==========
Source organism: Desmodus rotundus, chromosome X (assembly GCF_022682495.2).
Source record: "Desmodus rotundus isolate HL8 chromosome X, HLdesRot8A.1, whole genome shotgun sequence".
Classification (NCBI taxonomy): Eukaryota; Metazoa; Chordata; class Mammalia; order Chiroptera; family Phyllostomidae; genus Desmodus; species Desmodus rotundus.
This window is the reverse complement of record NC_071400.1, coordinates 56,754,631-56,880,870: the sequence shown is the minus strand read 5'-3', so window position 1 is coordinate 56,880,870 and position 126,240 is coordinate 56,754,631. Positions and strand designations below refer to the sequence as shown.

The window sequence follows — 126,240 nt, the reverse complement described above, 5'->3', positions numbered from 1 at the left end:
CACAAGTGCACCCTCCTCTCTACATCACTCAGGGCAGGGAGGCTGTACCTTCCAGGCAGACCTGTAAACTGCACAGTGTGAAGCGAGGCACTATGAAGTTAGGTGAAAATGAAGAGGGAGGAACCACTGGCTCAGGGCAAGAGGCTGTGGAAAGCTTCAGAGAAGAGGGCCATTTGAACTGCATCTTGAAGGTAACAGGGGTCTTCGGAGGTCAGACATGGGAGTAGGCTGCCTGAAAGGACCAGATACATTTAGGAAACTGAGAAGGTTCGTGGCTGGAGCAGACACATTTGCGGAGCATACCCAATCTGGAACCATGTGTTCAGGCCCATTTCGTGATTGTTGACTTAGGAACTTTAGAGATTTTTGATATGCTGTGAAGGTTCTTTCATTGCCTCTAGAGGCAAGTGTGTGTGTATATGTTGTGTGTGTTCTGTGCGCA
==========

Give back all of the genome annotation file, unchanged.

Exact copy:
Source organism: Desmodus rotundus, chromosome X (assembly GCF_022682495.2).
Source record: "Desmodus rotundus isolate HL8 chromosome X, HLdesRot8A.1, whole genome shotgun sequence".
Classification (NCBI taxonomy): Eukaryota; Metazoa; Chordata; class Mammalia; order Chiroptera; family Phyllostomidae; genus Desmodus; species Desmodus rotundus.
This window is the reverse complement of record NC_071400.1, coordinates 56,754,631-56,880,870: the sequence shown is the minus strand read 5'-3', so window position 1 is coordinate 56,880,870 and position 126,240 is coordinate 56,754,631. Positions and strand designations below refer to the sequence as shown.

The window sequence follows — 126,240 nt, the reverse complement described above, 5'->3', positions numbered from 1 at the left end:
CACAAGTGCACCCTCCTCTCTACATCACTCAGGGCAGGGAGGCTGTACCTTCCAGGCAGACCTGTAAACTGCACAGTGTGAAGCGAGGCACTATGAAGTTAGGTGAAAATGAAGAGGGAGGAACCACTGGCTCAGGGCAAGAGGCTGTGGAAAGCTTCAGAGAAGAGGGCCATTTGAACTGCATCTTGAAGGTAACAGGGGTCTTCGGAGGTCAGACATGGGAGTAGGCTGCCTGAAAGGACCAGATACATTTAGGAAACTGAGAAGGTTCGTGGCTGGAGCAGACACATTTGCGGAGCATACCCAATCTGGAACCATGTGTTCAGGCCCATTTCGTGATTGTTGACTTAGGAACTTTAGAGATTTTTGATATGCTGTGAAGGTTCTTTCATTGCCTCTAGAGGCAAGTGTGTGTGTATATGTTGTGTGTGTTCTGTGCGCA